Publication date: Sep 20, 2023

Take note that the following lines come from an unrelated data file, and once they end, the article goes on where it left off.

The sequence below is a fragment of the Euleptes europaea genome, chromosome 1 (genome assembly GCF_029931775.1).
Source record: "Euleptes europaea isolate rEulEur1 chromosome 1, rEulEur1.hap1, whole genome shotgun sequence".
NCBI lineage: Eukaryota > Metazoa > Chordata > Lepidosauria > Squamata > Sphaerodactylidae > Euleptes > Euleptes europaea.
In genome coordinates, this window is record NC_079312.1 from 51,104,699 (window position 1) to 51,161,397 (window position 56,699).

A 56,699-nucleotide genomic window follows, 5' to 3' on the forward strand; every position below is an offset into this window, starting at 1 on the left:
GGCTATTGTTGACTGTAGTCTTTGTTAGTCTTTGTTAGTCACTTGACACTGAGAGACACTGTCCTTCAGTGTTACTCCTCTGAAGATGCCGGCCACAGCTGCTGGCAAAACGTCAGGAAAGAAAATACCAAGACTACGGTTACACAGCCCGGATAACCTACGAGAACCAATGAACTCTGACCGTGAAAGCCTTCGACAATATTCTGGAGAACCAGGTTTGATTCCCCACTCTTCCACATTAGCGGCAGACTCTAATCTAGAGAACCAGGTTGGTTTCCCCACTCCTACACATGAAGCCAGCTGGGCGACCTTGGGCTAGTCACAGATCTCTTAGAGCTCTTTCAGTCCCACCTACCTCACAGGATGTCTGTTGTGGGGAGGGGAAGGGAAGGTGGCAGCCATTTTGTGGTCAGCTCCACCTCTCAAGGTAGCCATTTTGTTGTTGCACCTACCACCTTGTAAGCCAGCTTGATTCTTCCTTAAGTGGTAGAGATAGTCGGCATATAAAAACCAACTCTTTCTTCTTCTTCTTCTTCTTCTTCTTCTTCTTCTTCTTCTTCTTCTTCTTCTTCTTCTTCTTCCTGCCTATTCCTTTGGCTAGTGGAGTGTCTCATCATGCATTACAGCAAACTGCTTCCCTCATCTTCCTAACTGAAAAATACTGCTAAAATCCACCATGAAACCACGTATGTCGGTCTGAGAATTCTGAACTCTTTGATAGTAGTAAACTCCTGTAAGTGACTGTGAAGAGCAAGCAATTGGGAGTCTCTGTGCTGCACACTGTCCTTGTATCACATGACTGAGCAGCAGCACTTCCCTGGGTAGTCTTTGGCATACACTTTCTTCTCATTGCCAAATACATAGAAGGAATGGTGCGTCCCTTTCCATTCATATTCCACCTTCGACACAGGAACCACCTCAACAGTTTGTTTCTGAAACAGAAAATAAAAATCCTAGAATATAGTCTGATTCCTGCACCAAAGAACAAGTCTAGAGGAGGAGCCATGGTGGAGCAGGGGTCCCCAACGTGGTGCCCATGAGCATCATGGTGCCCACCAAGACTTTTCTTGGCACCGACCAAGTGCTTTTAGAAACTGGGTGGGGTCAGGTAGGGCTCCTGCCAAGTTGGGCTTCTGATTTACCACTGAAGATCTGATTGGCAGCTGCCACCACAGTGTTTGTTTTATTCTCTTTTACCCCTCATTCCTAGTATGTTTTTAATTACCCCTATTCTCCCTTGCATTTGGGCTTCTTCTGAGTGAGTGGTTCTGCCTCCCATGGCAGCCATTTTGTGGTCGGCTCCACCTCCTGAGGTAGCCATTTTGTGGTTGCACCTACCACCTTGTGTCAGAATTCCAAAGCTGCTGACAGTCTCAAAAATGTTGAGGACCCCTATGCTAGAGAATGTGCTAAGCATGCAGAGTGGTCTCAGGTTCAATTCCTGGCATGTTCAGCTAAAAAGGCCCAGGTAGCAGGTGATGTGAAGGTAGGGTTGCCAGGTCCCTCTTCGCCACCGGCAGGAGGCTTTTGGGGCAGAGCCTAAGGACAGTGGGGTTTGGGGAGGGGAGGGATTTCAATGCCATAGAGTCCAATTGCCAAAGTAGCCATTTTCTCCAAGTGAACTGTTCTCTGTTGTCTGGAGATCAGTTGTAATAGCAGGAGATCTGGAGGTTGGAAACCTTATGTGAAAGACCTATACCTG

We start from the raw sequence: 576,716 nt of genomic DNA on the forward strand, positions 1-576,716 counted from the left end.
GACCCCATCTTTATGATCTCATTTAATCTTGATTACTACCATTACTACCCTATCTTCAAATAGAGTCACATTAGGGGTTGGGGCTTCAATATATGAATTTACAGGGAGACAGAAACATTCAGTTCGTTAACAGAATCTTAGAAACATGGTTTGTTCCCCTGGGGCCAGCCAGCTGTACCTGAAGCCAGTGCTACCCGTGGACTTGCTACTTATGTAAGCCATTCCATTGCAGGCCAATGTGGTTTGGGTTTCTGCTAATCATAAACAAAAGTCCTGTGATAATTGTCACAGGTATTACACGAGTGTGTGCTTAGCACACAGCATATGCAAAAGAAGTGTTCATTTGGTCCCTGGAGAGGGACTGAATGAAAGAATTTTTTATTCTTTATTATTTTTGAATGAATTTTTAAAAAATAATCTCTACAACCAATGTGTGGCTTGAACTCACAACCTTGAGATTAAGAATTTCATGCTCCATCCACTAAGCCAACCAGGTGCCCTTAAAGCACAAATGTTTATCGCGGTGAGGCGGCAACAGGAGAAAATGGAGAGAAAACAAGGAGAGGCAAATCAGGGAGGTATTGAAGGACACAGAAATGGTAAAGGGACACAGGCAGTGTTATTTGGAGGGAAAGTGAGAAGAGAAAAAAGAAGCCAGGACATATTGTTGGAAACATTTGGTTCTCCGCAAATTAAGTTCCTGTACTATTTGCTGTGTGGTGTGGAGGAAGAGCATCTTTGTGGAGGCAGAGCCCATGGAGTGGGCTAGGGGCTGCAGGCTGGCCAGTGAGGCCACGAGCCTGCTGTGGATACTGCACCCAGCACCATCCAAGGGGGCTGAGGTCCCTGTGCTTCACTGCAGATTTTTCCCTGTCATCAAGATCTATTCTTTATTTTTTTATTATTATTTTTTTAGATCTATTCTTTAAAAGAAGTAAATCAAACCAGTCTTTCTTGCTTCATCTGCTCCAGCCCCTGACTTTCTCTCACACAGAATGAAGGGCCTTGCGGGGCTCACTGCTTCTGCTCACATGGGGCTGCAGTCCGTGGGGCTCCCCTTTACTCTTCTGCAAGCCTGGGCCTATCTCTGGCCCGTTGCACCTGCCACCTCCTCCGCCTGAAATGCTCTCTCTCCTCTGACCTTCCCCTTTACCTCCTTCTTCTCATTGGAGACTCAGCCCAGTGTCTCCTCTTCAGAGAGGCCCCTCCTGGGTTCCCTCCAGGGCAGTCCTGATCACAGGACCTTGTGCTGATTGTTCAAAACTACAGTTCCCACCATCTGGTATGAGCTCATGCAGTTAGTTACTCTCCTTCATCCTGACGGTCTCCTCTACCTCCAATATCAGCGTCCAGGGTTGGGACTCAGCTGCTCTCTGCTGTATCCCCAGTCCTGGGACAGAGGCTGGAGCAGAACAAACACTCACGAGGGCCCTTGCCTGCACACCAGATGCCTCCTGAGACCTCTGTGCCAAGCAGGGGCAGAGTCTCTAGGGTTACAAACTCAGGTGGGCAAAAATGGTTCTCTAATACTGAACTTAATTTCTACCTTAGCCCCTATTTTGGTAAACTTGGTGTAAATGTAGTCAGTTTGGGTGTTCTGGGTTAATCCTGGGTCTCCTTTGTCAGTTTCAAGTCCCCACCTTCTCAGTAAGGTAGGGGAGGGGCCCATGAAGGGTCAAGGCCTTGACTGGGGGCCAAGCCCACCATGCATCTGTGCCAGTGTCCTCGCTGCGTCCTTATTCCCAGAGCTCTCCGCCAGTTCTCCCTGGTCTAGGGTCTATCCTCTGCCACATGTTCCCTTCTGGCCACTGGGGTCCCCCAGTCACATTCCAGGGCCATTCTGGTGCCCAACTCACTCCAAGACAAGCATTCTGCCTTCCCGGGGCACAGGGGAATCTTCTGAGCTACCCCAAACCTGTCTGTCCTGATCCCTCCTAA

The COVID-19 pandemic has created an unprecedented situation which the treatment of maxillofacial trauma, especially mandibular fractures that were previously managed using general anaesthesia had to be performed under local anaesthesia. In these cases, there was a requirement for an anaesthetic agent that would have a rapid onset but also provide a prolonged effect. The aim of the study was to evaluate the onset, duration, depth, required volume of anaesthesia of lidocaine with epinephrine versus combination of lidocaine and bupivacaine with epinephrine anaesthetic agents in surgical management of isolated mandibular fracture patients. A total of 30 patients with isolated mandibular fractures reported to our hospital included the study group. Patients were randomly distributed to two groups, Group A and Group B. Group A received local anaesthesia using 2% Lidocaine with 1:80,000 adrenaline and Group B received 0. 5% Bupivacaine with 1:2,00,000 adrenaline combined with 2% Lidocaine with 1:80,000 adrenaline at a ratio of 1:1. The outcome variables were recorded and the data was tabulated and analysed using un-paired students t test. The combination of anaesthetic agents had longer duration of action (mean: 182. 47 min, P-value: 0. 001) and required lesser volume of anaesthetic solutions (mean: 5. 38 mL, P-value: 0. 001) as compared to usage of lidocaine alone. Although combination group showed quicker onset (mean: 4 min 8 s), the result was insignificant (p-value: 0. 345). The study found that the combination of lidocaine and bupivacaine could serve as a potential anaesthetic cocktail in effective surgical management of isolated mandibular fractures. Maxillofacial injuries can be managed efficiently under local anaesthesia using combination of lidocaine and bupivacaine.